How can I prevent anxiety attacks

Panic attacks

According to psychologists, there are four components that play a central role in an anxiety disorder: the fear-inducing thoughts, the fear-inducing feelings, the physical symptoms and the fear-maintaining behavior.

In the event of a panic attack, some tried and tested "SOS methods“Against acute physical and psychological symptoms. You can treat the panic attacks well with the help of one psychotherapy. It starts with the fear-inducing thoughts, feelings and behaviors.

Immediate and first aid measures in the event of a panic attack

  • Do a breathing exercise: When the fear arises, breathe in and out intensely several times: first breathe in deeply through your nose (you can imagine sucking the air into your stomach) and slowly (in three short bursts) breathe out again through your mouth. The important thing is to focus only on deep breathing and continue doing this exercise until the panic subsides and you feel better.
  • First aid for hyperventilation: If you hypenventilate, you should immediately hold a paper bag (not a plastic bag, there is a risk of suffocation!) Or a handkerchief in front of your nose and mouth and breathe in and out. Because the quick panting during hyperventilation removes a lot of carbon dioxide (CO2) from the blood, which causes the respiratory center to have problems with automatic breathing. There is a higher amount of carbon dioxide in the exhaled air. Repeated inhalation of this “collected” air in the paper bag quickly increases the carbon dioxide content in the blood. This then activates the respiratory center normally again.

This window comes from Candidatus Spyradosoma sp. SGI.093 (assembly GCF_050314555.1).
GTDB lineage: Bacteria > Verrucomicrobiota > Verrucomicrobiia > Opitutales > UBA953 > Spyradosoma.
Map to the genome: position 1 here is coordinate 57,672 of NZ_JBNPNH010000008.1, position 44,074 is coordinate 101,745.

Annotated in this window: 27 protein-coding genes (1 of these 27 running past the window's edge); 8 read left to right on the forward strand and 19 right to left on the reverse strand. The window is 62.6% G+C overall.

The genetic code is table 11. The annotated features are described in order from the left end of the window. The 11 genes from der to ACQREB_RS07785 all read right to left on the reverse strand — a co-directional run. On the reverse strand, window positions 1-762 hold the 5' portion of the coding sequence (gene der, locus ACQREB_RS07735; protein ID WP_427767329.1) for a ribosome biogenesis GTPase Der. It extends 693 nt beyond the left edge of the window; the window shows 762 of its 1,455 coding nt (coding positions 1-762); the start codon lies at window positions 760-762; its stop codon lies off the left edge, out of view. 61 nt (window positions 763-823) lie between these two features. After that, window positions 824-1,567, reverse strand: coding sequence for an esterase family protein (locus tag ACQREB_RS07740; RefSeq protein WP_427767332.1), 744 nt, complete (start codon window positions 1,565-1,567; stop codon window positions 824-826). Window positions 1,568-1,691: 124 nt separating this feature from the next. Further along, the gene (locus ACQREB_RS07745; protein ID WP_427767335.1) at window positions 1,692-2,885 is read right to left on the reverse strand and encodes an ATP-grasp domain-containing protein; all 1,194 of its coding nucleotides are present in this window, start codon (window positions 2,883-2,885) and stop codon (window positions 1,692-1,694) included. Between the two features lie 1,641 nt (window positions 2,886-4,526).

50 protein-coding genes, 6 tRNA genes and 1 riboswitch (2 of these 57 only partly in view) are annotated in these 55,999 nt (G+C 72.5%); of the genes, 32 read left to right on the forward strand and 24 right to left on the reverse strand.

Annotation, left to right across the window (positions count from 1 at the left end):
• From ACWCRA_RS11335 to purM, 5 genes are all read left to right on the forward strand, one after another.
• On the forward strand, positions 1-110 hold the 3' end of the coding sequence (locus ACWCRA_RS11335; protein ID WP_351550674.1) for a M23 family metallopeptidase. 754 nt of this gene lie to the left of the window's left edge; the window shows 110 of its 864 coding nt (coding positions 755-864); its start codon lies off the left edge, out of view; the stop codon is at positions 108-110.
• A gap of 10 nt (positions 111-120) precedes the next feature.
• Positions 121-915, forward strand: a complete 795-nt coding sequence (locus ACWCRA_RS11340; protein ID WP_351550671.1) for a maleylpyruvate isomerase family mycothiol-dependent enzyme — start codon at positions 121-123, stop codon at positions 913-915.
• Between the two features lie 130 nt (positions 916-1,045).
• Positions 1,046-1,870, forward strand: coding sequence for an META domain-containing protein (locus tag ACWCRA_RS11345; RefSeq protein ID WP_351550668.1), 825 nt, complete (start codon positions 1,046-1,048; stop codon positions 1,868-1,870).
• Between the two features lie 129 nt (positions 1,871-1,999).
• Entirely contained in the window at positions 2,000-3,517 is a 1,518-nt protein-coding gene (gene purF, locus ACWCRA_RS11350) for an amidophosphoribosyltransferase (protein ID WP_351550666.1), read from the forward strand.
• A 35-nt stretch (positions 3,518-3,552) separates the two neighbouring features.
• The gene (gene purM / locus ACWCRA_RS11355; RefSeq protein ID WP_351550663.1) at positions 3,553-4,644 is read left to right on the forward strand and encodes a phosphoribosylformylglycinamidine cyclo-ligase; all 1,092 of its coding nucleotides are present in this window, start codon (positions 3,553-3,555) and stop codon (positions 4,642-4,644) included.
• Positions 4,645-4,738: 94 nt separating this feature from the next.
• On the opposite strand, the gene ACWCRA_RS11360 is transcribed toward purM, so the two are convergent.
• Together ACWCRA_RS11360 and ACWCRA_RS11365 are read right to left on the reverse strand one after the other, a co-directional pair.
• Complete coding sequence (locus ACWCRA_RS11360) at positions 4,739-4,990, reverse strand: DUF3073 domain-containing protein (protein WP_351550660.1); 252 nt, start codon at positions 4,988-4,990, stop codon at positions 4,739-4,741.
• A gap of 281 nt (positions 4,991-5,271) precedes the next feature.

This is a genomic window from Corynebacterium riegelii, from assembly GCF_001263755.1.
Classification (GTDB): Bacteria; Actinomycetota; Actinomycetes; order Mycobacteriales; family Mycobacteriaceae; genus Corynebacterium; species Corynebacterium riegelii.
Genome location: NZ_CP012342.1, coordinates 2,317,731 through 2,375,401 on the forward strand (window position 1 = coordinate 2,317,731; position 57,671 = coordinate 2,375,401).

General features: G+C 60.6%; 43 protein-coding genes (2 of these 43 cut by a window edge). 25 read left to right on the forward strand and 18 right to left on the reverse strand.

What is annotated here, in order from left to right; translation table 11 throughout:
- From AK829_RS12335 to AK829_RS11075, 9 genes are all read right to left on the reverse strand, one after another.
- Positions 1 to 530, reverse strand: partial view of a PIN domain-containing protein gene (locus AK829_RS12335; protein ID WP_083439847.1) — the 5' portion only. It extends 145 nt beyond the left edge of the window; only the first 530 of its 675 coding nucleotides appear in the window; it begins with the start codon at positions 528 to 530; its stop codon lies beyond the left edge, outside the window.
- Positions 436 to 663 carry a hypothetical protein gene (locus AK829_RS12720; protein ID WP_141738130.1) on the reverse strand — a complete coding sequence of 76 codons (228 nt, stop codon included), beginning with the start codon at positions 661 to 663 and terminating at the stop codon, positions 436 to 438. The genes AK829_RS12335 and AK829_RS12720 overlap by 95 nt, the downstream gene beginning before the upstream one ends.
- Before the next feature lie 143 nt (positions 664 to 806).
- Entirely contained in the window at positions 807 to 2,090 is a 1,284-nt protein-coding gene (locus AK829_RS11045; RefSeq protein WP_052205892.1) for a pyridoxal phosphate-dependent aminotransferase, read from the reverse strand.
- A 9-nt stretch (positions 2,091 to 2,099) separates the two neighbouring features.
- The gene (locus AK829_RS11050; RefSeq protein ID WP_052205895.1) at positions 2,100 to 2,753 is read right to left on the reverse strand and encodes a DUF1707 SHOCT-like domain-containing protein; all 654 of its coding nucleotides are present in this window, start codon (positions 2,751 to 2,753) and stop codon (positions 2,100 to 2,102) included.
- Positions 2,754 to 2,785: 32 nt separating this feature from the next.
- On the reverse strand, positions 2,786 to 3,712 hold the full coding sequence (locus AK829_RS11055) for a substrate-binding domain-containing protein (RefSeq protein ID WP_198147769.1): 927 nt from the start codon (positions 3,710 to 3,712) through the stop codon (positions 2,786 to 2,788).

• Relax the muscles: Tension promotes the development of panic attacks and also intensifies them. Most commonly, the shoulders, neck, facial muscles, hands, and buttocks are tense. If you notice this tension, it is best to concentrate on each individual part of the body and try to loosen it.
  • Direct thoughts on something else: If you start to feel anxious, you shouldn't be frantically paying attention to the smallest body reaction, but rather distract yourself mentally. When you focus your concentration on something completely different, you can take your eyes off the panic and drain it of energy. For example, look at a picture in the room in detail: what can be seen on it? What colors is it? What do you like about it? This measure comes from behavior therapy and will distract you from the panic attack.

Treat panic attacks through cognitive behavioral therapy

If you're looking to get rid of your panic attacks, cognitive behavioral therapy (CBT) has been shown to be particularly effective. The basic principle of this therapy is: Everyone can unlearn what they have learned and how to behave. This also includes dealing with fear.

During cognitive behavior therapy, you make your own Thought patterns and behaviors rationally aware. Then practice together with your therapist to change both so that you can deal with certain situations more constructively. This affects both the symptoms of the panic attack and the factors that trigger them.

At the beginning of the panic attack therapy, the therapist will explain what exactly happens in the body during a panic attack and that it is not dangerous. This knowledge alone reduces the fear of many of those affected.

One of the biggest fears about having a panic attack is passing out and falling over. Through psychotherapy it becomes clear to you that the dizziness and anxiety do not have any physical causes, but “only” arise from fear. The more you think about this during an anxiety attack, the less you will feel like you are about to fall over. It also helps many to find out about the physical symptoms of a heart attack or asphyxiation. Then you will know in the future by virtue of your intellect that you are not suffering either.